An additional concern is that there seems to be no error that Trump can commit that would disqualify him. Just in the last several weeks Trump has been forced to replace his campaign manager because he was implicated in a massive corruption scandal while working for the pro-Russian former Ukrainian prime minister hired a new campaign chair who has a history of allegations of sexual harassment and racism; admitted that he was getting high-level advice from Roger Ailes, who was just fired from Fox News after revelations he was a serial sexual predator and numerous allegations of sexual harassment; suggested that some of his supporters should assassinate his opponent; caused an international incident on his only foreign trip as the Republican nominee which forced the Mexican finance minister to resign and then bragged that this result made it a good trip tripled down on his anti-immigrant policies and rhetoric that caused several of his Hispanic advisory council members to resign in protest; was found to have made an illegal campaign contribution from his charitable foundation to the Florida attorney general at a time when she was considering prosecuting Trump University for fraud, which was dropped after the contribution and a subsequent fundraiser held at Trump’s golf club; publicly discussed his only classified intelligence briefing to date, claiming that he learned that the Intelligence Community opposes President Obama; called the current senior military leadership “an embarrassment to our country” and suggested he would purge the general officer corps once in office; the Trump Modeling Agency was found to have systematically brought underage foreign women into the United States to work illegally without proper work visas, grossly underpaid them, and charged exorbitant rents to live in properties the Trump Organization owned; described his military philosophy as “to the victor go the spoils” and reiterated that he believes the United States should have stolen Iraq’s oil; claimed repeatedly that he opposed the Iraq war from the beginning, which is demonstrably false, and cited as evidence an interview from August 2004, seventeen months after the war started; expressed a preference for Russian President Vladimir Putin over President Obama; said he was correct to say that the crisis of sexual assault in the U.S. military is the result of allowing women to serve in the military; and, accused the entire Department of Justice and FBI of being corrupt enterprises.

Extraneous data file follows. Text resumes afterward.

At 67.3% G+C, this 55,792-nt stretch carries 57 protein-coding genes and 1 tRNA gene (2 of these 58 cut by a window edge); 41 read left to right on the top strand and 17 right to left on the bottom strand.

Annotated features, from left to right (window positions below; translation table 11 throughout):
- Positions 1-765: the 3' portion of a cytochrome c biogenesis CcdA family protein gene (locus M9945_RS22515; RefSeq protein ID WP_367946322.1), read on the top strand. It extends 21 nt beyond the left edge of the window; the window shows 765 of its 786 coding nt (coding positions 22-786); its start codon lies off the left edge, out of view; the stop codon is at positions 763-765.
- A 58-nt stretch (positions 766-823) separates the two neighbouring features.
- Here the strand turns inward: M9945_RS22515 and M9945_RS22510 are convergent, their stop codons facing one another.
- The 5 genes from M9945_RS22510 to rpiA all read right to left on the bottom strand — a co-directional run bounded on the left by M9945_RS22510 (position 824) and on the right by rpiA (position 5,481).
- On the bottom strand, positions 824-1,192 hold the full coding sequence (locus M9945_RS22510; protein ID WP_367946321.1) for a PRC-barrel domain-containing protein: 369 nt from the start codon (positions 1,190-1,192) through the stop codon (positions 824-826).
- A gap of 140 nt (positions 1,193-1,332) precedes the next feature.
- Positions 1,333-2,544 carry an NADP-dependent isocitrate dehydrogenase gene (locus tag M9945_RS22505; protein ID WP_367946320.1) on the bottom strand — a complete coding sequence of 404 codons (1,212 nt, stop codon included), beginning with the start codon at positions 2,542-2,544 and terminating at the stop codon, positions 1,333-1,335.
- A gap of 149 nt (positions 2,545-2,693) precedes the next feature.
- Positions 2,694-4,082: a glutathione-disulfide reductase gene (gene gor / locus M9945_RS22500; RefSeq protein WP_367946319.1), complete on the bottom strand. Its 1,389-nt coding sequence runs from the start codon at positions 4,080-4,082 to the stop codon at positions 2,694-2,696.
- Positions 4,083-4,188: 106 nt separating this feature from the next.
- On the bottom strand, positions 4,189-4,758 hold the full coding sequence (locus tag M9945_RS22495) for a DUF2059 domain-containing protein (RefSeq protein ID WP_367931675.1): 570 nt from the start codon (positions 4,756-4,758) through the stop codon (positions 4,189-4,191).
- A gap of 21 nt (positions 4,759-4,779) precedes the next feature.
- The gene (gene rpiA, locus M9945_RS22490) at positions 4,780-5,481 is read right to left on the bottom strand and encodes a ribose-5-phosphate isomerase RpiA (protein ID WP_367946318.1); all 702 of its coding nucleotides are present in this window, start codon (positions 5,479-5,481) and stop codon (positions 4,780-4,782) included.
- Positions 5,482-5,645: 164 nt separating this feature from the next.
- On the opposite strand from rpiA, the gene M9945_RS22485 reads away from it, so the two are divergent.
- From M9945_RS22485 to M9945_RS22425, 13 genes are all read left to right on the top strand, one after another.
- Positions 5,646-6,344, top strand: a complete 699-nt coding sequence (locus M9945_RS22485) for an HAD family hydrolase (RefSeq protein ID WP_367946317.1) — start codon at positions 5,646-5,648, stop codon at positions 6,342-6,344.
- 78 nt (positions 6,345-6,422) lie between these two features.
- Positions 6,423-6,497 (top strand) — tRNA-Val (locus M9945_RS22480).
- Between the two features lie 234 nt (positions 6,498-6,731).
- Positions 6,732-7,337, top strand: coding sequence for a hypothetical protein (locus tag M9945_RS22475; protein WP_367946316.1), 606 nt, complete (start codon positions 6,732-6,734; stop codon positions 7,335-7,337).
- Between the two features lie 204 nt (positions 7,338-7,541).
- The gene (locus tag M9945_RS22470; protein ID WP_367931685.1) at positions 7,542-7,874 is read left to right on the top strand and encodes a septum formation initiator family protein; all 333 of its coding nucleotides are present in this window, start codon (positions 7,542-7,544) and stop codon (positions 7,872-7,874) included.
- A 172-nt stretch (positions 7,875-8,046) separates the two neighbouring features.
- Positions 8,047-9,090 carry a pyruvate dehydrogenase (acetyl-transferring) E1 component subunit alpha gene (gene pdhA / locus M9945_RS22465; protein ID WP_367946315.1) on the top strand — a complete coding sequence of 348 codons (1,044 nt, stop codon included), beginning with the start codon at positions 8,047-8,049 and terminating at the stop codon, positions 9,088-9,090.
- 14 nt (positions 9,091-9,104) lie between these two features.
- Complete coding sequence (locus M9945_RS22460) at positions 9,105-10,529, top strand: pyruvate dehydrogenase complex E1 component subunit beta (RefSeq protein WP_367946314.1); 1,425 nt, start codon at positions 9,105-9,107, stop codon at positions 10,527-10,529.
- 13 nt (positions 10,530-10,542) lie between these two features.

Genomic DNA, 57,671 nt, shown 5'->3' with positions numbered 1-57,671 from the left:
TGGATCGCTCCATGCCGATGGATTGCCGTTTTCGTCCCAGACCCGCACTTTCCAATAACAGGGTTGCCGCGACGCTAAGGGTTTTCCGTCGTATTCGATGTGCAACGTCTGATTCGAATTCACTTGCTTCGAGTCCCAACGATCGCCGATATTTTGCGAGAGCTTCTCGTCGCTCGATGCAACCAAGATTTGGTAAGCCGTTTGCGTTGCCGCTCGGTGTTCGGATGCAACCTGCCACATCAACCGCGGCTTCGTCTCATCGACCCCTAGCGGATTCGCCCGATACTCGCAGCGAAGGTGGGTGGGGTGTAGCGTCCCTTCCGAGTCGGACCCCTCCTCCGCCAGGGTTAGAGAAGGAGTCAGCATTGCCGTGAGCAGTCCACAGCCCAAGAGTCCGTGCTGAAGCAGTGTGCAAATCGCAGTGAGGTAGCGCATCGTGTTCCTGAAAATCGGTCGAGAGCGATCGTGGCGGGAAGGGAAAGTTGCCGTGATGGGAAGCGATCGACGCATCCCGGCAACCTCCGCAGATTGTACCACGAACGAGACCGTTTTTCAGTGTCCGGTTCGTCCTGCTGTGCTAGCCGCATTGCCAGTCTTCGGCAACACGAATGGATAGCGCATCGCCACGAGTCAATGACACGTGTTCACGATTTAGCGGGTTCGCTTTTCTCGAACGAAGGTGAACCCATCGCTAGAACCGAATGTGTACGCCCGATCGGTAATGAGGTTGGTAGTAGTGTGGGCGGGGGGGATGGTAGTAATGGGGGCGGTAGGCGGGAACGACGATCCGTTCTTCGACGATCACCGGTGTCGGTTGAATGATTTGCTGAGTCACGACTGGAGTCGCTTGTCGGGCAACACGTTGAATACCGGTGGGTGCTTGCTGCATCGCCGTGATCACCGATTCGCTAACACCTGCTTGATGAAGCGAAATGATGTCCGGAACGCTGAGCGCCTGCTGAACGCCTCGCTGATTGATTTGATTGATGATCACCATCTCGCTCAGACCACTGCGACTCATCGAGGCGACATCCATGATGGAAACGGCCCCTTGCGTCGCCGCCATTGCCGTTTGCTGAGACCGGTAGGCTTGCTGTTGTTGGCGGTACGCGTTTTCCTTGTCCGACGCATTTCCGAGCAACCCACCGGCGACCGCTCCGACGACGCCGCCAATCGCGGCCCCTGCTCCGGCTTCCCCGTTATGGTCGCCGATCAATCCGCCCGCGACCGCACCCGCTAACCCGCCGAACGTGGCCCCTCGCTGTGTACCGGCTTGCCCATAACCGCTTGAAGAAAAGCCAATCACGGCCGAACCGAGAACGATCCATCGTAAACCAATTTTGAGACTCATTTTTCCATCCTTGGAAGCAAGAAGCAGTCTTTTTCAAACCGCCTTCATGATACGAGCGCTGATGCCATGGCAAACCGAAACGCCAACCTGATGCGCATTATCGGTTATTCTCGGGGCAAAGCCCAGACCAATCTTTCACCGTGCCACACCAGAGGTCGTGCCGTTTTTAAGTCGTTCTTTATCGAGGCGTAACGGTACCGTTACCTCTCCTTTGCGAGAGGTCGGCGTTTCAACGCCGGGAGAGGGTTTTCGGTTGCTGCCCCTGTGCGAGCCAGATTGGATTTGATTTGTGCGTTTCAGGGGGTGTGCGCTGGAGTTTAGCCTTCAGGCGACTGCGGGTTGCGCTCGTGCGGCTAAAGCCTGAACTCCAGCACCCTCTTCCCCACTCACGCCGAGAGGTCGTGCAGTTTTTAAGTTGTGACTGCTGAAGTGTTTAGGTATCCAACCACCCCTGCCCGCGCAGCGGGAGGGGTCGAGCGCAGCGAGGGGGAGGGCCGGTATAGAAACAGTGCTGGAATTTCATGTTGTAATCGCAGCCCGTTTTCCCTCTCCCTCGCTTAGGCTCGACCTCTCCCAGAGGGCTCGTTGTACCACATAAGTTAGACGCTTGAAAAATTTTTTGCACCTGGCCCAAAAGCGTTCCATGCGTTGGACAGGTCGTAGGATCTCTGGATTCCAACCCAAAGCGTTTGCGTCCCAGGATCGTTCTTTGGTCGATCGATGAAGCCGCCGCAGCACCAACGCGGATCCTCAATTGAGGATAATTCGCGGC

Many observers, myself included, cannot comprehend how it is possible for a presidential candidate to survive these kinds of errors that would be fatal to any other campaign. It makes the scrutiny heaped on Clinton for comparatively small transgressions, such as describing half of Trump’s supporters as belonging in a “basket of deplorables” because of their racist, misogynist, or homophobic views, harder to understand and accept. It’s not that Clinton should not be scrutinized, she’s a major party candidate for the presidency and she has to be pushed and challenged. It is simply that the manner in which the two candidates have been covered has created an equivalence between Clinton’s flaws, which are real but not out of the ordinary for a politician, and Trump’s, which are unfathomable in a major party presidential candidate and objectively disqualifying.
There is no use in spending too much time complaining about the asymmetry of the candidate’s campaigns or how they are covered; the dynamic is set. The challenge for the Clinton campaign over the final weeks of the campaign is to stay focused on the ultimate goal of winning on November 8th and not get caught up in fights over how the two campaigns are covered. Hillary is winning and Trump is losing, and at least part of the reason that he is losing is because voters, including traditional Republican groups, are turned off by manifest unfitness for office. Even though it does not yet appear to have created the kind of deficit for Trump that most close political observers believe it should, it does not mean it is helping him win.